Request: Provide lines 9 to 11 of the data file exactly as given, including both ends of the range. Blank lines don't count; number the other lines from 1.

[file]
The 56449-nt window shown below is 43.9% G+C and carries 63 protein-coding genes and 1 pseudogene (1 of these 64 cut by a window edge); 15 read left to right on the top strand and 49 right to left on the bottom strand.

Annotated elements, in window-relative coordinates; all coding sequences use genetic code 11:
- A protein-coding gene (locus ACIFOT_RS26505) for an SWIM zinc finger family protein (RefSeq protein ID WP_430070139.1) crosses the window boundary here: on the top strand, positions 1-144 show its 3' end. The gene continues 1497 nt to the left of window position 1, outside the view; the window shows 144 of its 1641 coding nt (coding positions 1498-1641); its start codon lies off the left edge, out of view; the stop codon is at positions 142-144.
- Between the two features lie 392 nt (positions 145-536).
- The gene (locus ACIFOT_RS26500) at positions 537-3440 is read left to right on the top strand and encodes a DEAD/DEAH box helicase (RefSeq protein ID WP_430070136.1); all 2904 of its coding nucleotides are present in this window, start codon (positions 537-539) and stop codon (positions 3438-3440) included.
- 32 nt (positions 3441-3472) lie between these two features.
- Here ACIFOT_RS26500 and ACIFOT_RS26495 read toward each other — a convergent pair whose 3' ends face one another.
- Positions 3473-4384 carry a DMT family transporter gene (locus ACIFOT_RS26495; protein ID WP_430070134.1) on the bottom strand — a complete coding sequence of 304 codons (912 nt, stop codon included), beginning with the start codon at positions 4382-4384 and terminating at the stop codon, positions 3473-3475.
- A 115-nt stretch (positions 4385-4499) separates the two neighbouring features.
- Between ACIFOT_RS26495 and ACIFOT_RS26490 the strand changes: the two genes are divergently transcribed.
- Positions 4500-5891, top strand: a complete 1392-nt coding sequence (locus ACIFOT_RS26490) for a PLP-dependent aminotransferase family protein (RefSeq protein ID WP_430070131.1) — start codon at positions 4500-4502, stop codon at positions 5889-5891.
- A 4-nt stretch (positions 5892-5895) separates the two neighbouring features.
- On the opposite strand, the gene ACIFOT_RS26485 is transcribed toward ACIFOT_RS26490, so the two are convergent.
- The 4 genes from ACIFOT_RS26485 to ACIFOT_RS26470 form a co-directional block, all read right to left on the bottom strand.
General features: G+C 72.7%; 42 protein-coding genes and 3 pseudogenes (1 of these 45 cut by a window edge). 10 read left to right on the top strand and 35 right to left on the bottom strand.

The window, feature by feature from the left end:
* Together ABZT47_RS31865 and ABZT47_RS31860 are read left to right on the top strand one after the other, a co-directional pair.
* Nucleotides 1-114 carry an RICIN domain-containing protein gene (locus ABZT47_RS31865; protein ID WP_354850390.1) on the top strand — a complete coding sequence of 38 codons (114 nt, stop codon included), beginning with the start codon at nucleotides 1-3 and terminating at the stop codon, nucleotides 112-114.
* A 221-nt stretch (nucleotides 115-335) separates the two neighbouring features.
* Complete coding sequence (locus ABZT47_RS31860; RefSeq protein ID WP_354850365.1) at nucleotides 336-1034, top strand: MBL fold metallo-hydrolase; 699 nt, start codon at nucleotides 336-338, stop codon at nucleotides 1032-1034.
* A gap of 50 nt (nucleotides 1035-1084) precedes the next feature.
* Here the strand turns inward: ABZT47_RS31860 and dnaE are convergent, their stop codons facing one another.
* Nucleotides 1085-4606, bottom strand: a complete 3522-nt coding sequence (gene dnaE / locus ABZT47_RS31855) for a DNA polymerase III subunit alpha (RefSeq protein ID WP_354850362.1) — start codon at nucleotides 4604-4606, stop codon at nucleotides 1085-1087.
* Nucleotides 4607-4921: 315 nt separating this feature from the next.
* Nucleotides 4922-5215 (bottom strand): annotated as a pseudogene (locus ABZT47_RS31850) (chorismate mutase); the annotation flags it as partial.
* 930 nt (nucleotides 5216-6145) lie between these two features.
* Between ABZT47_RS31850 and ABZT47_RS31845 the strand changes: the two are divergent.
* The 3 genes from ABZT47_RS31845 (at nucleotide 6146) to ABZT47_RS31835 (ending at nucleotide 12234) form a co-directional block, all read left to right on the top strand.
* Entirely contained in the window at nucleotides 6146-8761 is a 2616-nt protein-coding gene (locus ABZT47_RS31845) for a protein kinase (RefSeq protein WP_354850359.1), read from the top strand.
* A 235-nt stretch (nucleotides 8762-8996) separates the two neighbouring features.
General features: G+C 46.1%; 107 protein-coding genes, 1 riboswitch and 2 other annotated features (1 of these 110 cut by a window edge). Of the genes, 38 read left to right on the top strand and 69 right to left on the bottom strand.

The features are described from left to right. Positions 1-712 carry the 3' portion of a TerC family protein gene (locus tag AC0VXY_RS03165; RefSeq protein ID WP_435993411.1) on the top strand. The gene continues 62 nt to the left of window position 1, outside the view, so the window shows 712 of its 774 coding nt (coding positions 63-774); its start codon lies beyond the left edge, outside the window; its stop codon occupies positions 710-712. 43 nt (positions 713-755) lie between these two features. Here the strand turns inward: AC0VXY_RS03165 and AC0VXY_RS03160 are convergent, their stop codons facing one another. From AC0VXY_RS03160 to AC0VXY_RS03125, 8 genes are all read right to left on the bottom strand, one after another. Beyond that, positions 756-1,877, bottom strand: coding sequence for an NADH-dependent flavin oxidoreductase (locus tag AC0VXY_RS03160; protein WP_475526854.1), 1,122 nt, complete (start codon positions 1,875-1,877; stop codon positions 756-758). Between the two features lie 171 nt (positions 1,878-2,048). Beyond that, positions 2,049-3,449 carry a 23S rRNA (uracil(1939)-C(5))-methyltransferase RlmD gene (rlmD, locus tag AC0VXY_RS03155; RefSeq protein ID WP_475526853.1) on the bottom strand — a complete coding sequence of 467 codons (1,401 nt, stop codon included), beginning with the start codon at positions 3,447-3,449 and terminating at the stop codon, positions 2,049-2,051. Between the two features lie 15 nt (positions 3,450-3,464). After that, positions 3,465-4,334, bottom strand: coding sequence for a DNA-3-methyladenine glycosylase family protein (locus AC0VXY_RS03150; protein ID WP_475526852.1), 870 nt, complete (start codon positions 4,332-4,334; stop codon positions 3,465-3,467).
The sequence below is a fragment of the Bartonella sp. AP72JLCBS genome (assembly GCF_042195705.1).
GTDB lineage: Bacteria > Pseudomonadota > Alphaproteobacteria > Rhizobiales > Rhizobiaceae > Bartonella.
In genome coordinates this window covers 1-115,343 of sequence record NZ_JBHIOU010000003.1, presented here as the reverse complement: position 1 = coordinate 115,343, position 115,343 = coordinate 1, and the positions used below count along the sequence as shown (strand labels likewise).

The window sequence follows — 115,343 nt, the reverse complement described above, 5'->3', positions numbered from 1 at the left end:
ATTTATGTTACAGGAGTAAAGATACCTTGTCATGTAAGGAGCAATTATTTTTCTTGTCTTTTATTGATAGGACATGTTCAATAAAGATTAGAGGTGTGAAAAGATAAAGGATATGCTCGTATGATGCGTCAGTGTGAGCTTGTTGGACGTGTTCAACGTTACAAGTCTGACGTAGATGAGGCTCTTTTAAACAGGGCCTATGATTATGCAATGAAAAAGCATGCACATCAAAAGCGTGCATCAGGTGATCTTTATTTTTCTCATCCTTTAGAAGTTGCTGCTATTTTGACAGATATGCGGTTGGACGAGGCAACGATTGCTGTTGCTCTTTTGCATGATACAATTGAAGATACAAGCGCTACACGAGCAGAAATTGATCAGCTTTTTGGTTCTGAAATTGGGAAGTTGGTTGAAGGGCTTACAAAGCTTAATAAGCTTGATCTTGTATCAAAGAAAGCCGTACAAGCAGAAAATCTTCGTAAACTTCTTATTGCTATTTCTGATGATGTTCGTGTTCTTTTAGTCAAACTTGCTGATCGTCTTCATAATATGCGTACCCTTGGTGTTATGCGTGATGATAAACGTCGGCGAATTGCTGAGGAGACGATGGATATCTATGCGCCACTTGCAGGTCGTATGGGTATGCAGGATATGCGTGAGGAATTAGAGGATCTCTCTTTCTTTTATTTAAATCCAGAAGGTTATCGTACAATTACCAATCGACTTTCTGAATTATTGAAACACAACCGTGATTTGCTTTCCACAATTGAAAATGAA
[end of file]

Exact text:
- A 115-nt stretch (positions 4385-4499) separates the two neighbouring features.
- Between ACIFOT_RS26495 and ACIFOT_RS26490 the strand changes: the two genes are divergently transcribed.
- Positions 4500-5891, top strand: a complete 1392-nt coding sequence (locus ACIFOT_RS26490) for a PLP-dependent aminotransferase family protein (RefSeq protein ID WP_430070131.1) — start codon at positions 4500-4502, stop codon at positions 5889-5891.